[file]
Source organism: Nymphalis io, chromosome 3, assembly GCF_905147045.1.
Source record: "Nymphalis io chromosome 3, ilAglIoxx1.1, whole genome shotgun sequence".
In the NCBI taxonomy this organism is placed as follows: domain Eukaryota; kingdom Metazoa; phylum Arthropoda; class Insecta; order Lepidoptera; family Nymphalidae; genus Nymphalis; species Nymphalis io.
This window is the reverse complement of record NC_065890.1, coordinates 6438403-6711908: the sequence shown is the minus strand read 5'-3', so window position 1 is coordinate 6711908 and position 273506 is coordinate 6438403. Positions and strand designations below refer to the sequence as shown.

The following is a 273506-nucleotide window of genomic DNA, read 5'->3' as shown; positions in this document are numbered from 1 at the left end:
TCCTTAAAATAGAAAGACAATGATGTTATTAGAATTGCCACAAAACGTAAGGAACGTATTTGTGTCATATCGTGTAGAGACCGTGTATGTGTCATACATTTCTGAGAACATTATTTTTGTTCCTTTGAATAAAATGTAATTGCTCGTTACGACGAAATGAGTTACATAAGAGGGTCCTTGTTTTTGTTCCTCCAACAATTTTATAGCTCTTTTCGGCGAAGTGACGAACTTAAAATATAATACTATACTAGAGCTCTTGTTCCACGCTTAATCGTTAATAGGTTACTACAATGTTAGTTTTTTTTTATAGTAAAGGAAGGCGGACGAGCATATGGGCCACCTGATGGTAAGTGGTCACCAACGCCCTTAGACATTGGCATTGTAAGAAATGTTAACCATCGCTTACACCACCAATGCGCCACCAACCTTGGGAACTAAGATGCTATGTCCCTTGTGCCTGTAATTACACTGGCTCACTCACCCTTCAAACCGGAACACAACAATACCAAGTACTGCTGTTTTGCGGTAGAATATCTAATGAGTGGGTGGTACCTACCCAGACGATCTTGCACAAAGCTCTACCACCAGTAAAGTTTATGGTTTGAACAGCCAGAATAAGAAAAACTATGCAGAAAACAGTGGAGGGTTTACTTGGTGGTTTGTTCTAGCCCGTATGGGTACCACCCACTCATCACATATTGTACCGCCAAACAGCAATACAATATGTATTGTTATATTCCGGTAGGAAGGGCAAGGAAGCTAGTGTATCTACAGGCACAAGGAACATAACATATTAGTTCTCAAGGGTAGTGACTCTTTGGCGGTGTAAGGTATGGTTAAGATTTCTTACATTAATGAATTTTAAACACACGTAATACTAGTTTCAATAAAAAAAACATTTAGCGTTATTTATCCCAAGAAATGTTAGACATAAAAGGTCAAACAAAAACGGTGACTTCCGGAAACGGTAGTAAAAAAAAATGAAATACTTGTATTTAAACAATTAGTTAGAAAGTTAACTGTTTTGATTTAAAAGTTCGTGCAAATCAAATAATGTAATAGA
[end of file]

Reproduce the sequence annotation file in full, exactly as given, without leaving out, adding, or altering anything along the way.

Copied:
Source organism: Nymphalis io, chromosome 3, assembly GCF_905147045.1.
Source record: "Nymphalis io chromosome 3, ilAglIoxx1.1, whole genome shotgun sequence".
In the NCBI taxonomy this organism is placed as follows: domain Eukaryota; kingdom Metazoa; phylum Arthropoda; class Insecta; order Lepidoptera; family Nymphalidae; genus Nymphalis; species Nymphalis io.
This window is the reverse complement of record NC_065890.1, coordinates 6438403-6711908: the sequence shown is the minus strand read 5'-3', so window position 1 is coordinate 6711908 and position 273506 is coordinate 6438403. Positions and strand designations below refer to the sequence as shown.

The following is a 273506-nucleotide window of genomic DNA, read 5'->3' as shown; positions in this document are numbered from 1 at the left end:
TCCTTAAAATAGAAAGACAATGATGTTATTAGAATTGCCACAAAACGTAAGGAACGTATTTGTGTCATATCGTGTAGAGACCGTGTATGTGTCATACATTTCTGAGAACATTATTTTTGTTCCTTTGAATAAAATGTAATTGCTCGTTACGACGAAATGAGTTACATAAGAGGGTCCTTGTTTTTGTTCCTCCAACAATTTTATAGCTCTTTTCGGCGAAGTGACGAACTTAAAATATAATACTATACTAGAGCTCTTGTTCCACGCTTAATCGTTAATAGGTTACTACAATGTTAGTTTTTTTTTATAGTAAAGGAAGGCGGACGAGCATATGGGCCACCTGATGGTAAGTGGTCACCAACGCCCTTAGACATTGGCATTGTAAGAAATGTTAACCATCGCTTACACCACCAATGCGCCACCAACCTTGGGAACTAAGATGCTATGTCCCTTGTGCCTGTAATTACACTGGCTCACTCACCCTTCAAACCGGAACACAACAATACCAAGTACTGCTGTTTTGCGGTAGAATATCTAATGAGTGGGTGGTACCTACCCAGACGATCTTGCACAAAGCTCTACCACCAGTAAAGTTTATGGTTTGAACAGCCAGAATAAGAAAAACTATGCAGAAAACAGTGGAGGGTTTACTTGGTGGTTTGTTCTAGCCCGTATGGGTACCACCCACTCATCACATATTGTACCGCCAAACAGCAATACAATATGTATTGTTATATTCCGGTAGGAAGGGCAAGGAAGCTAGTGTATCTACAGGCACAAGGAACATAACATATTAGTTCTCAAGGGTAGTGACTCTTTGGCGGTGTAAGGTATGGTTAAGATTTCTTACATTAATGAATTTTAAACACACGTAATACTAGTTTCAATAAAAAAAACATTTAGCGTTATTTATCCCAAGAAATGTTAGACATAAAAGGTCAAACAAAAACGGTGACTTCCGGAAACGGTAGTAAAAAAAAATGAAATACTTGTATTTAAACAATTAGTTAGAAAGTTAACTGTTTTGATTTAAAAGTTCGTGCAAATCAAATAATGTAATAGA